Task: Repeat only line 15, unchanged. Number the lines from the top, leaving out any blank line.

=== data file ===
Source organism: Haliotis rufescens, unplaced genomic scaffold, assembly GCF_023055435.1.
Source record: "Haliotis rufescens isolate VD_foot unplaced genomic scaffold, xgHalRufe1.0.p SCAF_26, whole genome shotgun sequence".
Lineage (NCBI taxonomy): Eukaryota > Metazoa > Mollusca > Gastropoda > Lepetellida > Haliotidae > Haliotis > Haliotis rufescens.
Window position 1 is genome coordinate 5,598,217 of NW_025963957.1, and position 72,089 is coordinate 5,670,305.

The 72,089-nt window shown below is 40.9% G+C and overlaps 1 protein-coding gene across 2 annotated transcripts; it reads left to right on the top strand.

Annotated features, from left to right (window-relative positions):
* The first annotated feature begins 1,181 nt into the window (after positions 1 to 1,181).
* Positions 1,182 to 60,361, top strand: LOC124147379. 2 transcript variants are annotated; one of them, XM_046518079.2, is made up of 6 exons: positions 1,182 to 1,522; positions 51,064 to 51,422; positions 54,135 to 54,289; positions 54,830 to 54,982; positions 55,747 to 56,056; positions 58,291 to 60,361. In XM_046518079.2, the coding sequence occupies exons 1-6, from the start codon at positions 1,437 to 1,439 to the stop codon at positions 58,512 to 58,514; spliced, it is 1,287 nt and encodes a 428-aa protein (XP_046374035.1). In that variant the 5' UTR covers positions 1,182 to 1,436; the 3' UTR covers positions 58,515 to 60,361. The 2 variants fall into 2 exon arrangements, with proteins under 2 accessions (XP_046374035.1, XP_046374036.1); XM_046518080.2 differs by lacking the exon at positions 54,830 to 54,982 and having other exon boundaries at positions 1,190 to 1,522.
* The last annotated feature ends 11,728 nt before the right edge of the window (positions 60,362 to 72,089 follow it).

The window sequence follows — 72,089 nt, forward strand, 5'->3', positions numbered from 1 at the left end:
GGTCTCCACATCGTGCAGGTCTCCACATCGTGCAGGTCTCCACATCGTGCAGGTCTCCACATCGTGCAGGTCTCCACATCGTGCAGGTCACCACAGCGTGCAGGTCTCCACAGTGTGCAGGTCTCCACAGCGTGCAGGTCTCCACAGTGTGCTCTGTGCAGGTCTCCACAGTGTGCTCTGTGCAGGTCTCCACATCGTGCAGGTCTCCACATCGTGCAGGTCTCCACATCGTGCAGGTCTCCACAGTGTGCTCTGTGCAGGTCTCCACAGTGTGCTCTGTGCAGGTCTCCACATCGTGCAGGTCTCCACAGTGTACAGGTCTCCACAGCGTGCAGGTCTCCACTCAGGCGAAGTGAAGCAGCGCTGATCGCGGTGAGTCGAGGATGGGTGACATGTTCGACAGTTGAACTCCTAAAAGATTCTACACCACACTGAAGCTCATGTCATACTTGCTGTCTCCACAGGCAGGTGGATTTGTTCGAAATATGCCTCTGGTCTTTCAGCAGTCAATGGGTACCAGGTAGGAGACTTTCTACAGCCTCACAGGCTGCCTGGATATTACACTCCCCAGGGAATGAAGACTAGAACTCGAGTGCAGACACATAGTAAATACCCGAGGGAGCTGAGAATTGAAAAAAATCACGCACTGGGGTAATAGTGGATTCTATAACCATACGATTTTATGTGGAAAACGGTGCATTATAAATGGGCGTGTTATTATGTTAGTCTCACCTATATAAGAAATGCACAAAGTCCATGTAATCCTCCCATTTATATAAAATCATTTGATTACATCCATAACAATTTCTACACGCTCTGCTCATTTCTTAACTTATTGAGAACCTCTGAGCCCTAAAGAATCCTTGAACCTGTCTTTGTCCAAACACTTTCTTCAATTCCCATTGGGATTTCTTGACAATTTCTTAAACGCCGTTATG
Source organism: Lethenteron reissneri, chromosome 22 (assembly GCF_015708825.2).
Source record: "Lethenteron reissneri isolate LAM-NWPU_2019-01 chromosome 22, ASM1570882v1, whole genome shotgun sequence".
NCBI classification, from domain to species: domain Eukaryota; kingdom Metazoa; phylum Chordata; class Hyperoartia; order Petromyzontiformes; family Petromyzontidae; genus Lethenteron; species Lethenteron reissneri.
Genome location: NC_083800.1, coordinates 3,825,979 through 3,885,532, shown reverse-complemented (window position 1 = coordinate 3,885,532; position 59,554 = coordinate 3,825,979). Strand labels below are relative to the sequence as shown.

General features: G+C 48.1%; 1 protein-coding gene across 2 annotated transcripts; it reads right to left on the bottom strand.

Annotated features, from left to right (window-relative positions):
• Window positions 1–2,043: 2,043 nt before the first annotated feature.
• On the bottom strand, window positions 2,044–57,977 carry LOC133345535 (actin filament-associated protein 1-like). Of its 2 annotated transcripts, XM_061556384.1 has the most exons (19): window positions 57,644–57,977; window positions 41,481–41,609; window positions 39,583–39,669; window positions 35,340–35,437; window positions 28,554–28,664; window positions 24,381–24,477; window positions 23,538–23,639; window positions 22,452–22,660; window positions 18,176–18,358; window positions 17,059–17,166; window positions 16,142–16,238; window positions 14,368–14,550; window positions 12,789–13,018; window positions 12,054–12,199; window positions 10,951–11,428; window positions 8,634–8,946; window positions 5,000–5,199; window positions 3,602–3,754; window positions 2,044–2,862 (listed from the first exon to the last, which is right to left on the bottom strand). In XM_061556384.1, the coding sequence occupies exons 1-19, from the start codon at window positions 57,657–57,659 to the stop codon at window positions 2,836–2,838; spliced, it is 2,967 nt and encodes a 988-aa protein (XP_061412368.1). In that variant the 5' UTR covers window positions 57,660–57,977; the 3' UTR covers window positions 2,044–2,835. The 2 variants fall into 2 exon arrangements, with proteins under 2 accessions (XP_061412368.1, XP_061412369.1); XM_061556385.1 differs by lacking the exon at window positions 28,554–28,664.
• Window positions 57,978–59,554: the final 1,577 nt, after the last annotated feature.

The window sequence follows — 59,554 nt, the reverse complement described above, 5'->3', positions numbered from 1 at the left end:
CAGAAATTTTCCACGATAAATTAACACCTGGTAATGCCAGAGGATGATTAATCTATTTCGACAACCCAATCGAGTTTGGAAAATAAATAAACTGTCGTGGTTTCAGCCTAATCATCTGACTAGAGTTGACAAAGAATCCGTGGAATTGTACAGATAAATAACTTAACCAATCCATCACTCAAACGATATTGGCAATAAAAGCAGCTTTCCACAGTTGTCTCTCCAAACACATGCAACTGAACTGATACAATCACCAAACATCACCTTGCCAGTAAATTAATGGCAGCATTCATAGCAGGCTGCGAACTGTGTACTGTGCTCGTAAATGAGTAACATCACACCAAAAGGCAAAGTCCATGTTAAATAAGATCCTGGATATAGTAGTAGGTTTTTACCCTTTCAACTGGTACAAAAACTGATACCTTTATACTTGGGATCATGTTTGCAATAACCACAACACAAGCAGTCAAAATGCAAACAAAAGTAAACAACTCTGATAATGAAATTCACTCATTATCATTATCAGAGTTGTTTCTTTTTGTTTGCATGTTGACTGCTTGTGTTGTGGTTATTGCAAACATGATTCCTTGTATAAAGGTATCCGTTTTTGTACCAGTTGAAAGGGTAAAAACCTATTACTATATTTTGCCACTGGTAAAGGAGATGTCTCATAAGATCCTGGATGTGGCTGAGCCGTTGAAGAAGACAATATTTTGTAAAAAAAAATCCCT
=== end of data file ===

Genome location: NC_083800.1, coordinates 3,825,979 through 3,885,532, shown reverse-complemented (window position 1 = coordinate 3,885,532; position 59,554 = coordinate 3,825,979). Strand labels below are relative to the sequence as shown.